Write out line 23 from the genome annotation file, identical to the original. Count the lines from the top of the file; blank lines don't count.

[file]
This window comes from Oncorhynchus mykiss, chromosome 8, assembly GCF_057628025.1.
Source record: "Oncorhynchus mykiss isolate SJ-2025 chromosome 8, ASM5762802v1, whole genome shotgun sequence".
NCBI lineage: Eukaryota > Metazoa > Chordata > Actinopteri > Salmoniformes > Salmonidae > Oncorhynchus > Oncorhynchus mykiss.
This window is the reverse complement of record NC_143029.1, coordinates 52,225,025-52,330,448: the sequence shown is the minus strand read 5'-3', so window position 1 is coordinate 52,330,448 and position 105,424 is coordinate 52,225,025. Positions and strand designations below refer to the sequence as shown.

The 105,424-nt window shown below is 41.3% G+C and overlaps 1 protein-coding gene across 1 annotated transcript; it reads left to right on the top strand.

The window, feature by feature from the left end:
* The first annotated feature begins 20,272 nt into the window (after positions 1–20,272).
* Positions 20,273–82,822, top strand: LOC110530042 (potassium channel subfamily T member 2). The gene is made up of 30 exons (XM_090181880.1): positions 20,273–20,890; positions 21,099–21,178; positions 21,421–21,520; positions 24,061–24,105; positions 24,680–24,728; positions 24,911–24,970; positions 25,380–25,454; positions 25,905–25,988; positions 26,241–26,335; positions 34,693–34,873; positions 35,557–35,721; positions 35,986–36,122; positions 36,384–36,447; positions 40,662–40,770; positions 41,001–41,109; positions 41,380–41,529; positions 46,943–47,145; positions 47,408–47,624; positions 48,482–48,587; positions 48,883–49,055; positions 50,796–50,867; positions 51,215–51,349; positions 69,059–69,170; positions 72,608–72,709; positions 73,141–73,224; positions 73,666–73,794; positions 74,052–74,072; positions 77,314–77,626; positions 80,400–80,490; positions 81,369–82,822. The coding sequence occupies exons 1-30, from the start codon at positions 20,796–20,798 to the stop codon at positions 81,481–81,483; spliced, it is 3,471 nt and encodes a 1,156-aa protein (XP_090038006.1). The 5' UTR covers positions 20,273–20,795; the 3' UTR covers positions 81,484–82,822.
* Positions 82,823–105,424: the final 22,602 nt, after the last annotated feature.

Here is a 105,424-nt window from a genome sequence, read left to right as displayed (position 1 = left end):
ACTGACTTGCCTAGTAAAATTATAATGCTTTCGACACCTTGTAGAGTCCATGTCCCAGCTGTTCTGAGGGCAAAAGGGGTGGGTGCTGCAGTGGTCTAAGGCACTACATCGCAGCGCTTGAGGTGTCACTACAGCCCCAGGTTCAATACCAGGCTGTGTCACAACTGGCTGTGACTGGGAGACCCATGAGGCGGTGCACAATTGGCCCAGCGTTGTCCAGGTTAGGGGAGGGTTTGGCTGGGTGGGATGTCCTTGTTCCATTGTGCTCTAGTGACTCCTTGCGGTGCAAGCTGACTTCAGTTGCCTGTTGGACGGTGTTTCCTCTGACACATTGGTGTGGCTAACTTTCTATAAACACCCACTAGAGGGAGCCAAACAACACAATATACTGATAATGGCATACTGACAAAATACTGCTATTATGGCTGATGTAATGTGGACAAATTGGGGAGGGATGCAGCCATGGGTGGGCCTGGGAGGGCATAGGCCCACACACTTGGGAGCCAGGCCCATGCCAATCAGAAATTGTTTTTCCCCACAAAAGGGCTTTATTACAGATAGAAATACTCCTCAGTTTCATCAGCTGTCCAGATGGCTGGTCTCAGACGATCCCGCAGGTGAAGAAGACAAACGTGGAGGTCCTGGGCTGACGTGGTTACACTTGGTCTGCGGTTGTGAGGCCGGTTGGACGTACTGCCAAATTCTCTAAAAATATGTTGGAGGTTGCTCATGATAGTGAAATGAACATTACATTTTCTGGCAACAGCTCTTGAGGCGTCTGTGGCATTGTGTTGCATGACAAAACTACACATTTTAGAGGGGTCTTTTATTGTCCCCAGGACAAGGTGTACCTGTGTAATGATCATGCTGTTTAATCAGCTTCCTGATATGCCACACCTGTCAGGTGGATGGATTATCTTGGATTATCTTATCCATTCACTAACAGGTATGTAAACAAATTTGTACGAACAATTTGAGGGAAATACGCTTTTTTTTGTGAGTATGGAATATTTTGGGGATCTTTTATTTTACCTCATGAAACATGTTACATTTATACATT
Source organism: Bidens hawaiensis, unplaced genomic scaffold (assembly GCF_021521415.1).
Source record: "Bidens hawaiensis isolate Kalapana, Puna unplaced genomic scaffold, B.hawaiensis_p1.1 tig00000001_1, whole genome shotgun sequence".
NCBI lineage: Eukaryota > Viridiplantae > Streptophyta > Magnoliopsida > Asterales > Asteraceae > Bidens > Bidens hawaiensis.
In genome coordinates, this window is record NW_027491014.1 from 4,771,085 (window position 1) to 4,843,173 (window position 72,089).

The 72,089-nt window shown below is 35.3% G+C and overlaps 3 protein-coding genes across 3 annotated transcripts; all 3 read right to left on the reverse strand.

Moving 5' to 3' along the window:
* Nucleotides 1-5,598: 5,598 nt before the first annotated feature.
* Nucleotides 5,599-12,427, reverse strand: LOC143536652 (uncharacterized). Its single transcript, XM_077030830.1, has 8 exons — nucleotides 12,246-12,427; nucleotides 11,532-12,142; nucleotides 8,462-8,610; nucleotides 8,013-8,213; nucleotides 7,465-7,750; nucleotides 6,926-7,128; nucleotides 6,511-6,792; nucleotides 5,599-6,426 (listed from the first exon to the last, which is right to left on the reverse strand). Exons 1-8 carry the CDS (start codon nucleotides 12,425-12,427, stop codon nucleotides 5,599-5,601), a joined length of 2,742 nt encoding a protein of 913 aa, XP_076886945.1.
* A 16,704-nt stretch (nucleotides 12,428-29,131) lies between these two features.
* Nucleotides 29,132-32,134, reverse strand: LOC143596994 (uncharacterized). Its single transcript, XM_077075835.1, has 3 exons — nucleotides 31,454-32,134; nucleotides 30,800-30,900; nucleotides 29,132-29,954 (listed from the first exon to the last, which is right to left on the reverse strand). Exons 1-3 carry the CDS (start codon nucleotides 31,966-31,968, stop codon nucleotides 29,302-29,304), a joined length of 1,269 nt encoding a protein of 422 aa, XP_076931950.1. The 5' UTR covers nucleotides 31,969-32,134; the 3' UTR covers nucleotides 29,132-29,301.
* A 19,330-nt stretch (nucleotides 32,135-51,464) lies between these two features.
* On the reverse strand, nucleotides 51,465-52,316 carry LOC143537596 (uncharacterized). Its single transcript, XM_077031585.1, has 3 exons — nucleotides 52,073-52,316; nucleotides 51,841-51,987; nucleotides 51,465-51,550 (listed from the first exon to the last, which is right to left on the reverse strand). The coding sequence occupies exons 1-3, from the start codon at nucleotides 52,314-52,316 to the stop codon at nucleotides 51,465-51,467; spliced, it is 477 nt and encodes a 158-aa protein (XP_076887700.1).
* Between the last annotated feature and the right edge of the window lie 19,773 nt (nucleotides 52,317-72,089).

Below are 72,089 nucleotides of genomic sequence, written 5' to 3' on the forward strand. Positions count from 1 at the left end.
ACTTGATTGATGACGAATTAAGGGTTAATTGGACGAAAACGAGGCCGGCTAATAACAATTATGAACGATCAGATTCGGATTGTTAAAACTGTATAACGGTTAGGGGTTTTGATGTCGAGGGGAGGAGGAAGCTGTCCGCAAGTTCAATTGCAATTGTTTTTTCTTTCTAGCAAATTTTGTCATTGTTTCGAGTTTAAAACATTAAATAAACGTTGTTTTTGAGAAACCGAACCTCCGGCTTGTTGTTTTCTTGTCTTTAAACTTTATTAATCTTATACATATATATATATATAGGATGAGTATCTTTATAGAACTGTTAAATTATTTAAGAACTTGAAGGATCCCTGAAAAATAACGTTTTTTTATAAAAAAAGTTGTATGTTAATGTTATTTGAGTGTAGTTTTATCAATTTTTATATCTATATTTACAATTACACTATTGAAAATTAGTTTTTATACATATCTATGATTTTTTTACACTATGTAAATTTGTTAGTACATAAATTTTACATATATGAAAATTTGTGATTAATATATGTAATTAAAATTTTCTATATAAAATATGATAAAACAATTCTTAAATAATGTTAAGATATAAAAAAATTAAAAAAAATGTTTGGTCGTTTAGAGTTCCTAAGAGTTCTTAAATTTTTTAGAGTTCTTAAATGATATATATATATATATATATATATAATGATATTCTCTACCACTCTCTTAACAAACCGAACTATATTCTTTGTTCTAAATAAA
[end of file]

* On the reverse strand, nucleotides 51,465-52,316 carry LOC143537596 (uncharacterized). Its single transcript, XM_077031585.1, has 3 exons — nucleotides 52,073-52,316; nucleotides 51,841-51,987; nucleotides 51,465-51,550 (listed from the first exon to the last, which is right to left on the reverse strand). The coding sequence occupies exons 1-3, from the start codon at nucleotides 52,314-52,316 to the stop codon at nucleotides 51,465-51,467; spliced, it is 477 nt and encodes a 158-aa protein (XP_076887700.1).